The Galaxy S3's attempt was frankly laughable. A panorama is made up of multiple photos stitched together and it's evident that the S3's camera has re-exposed for each individual shot. It's all too clear to see how it has attempted to lower the exposure in the middle to avoid over-exposing the sky, which doesn't fit at all with the rest of the scene.
Winner: iPhone 5
Interface and features
If you want to get all arty and creative with your shots, you'll need a phone that lets you tweak the camera as much as possible.
The iPhone 5 has the most stripped-back camera interface you're likely to see on a phone. Its only customisable features are turning the HDR and panorama functions on or off. There's no option to change the image quality, scene mode or add any in-camera effects.
Both the Galaxy S3 and the HTC One X, however, add a truckload more to the mix, letting you tweak not only the resolution, but also use scene modes for better capturing action events, nighttime shots or close-up objects. It also has a bunch of filters for giving your snaps vintage tones or vignette effects.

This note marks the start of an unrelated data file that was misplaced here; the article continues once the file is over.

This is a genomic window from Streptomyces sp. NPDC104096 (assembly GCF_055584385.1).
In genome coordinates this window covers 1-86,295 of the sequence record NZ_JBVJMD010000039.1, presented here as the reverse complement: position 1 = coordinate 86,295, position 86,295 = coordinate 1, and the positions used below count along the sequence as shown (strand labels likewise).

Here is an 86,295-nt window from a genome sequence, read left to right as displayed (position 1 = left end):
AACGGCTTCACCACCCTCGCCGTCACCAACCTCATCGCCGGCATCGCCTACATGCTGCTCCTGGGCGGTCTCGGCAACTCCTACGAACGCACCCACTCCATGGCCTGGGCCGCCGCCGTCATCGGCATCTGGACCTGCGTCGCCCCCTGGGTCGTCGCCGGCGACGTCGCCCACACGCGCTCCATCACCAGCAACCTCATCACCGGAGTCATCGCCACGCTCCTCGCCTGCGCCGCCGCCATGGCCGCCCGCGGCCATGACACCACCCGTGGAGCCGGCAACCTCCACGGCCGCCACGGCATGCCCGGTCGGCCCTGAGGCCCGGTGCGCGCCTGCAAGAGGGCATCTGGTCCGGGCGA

Of course, a lot of these features can be achieved -- with perhaps better results -- with downloadable apps such as Instagram, which are available across iOS and Android. But it's certainly a helpful extra to have these settings built in as standard, so you don't have to load up a separate app.
Winner: HTC One X and Samsung Galaxy S3 -- there's very little difference between their interfaces.
While the iPhone 5 might not cope quite as well in low-light situation as its rivals, and its interface certainly doesn't offer the same level of customisation, it gives a stronger performance in most other areas, particularly with its HDR skills. For those reasons, the iPhone 5 takes the prize for having the best camera.